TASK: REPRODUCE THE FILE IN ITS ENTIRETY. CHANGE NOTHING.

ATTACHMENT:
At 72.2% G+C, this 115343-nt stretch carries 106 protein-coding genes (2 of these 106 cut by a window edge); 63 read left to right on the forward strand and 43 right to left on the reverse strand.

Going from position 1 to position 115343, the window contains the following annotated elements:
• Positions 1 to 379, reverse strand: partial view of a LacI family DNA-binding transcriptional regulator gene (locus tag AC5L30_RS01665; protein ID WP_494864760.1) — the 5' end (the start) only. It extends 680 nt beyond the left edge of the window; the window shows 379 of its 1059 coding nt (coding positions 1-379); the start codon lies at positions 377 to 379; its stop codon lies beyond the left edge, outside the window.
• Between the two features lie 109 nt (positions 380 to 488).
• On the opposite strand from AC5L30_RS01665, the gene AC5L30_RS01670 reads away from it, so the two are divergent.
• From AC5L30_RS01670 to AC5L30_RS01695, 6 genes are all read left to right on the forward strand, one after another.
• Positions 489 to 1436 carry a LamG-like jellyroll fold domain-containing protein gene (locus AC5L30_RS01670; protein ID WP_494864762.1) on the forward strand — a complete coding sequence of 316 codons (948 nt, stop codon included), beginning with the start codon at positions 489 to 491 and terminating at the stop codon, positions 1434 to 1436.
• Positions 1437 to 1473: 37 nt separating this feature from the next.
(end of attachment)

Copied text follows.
At 72.2% G+C, this 115343-nt stretch carries 106 protein-coding genes (2 of these 106 cut by a window edge); 63 read left to right on the forward strand and 43 right to left on the reverse strand.

Going from position 1 to position 115343, the window contains the following annotated elements:
• Positions 1 to 379, reverse strand: partial view of a LacI family DNA-binding transcriptional regulator gene (locus tag AC5L30_RS01665; protein ID WP_494864760.1) — the 5' end (the start) only. It extends 680 nt beyond the left edge of the window; the window shows 379 of its 1059 coding nt (coding positions 1-379); the start codon lies at positions 377 to 379; its stop codon lies beyond the left edge, outside the window.
• Between the two features lie 109 nt (positions 380 to 488).
• On the opposite strand from AC5L30_RS01665, the gene AC5L30_RS01670 reads away from it, so the two are divergent.
• From AC5L30_RS01670 to AC5L30_RS01695, 6 genes are all read left to right on the forward strand, one after another.
• Positions 489 to 1436 carry a LamG-like jellyroll fold domain-containing protein gene (locus AC5L30_RS01670; protein ID WP_494864762.1) on the forward strand — a complete coding sequence of 316 codons (948 nt, stop codon included), beginning with the start codon at positions 489 to 491 and terminating at the stop codon, positions 1434 to 1436.
• Positions 1437 to 1473: 37 nt separating this feature from the next.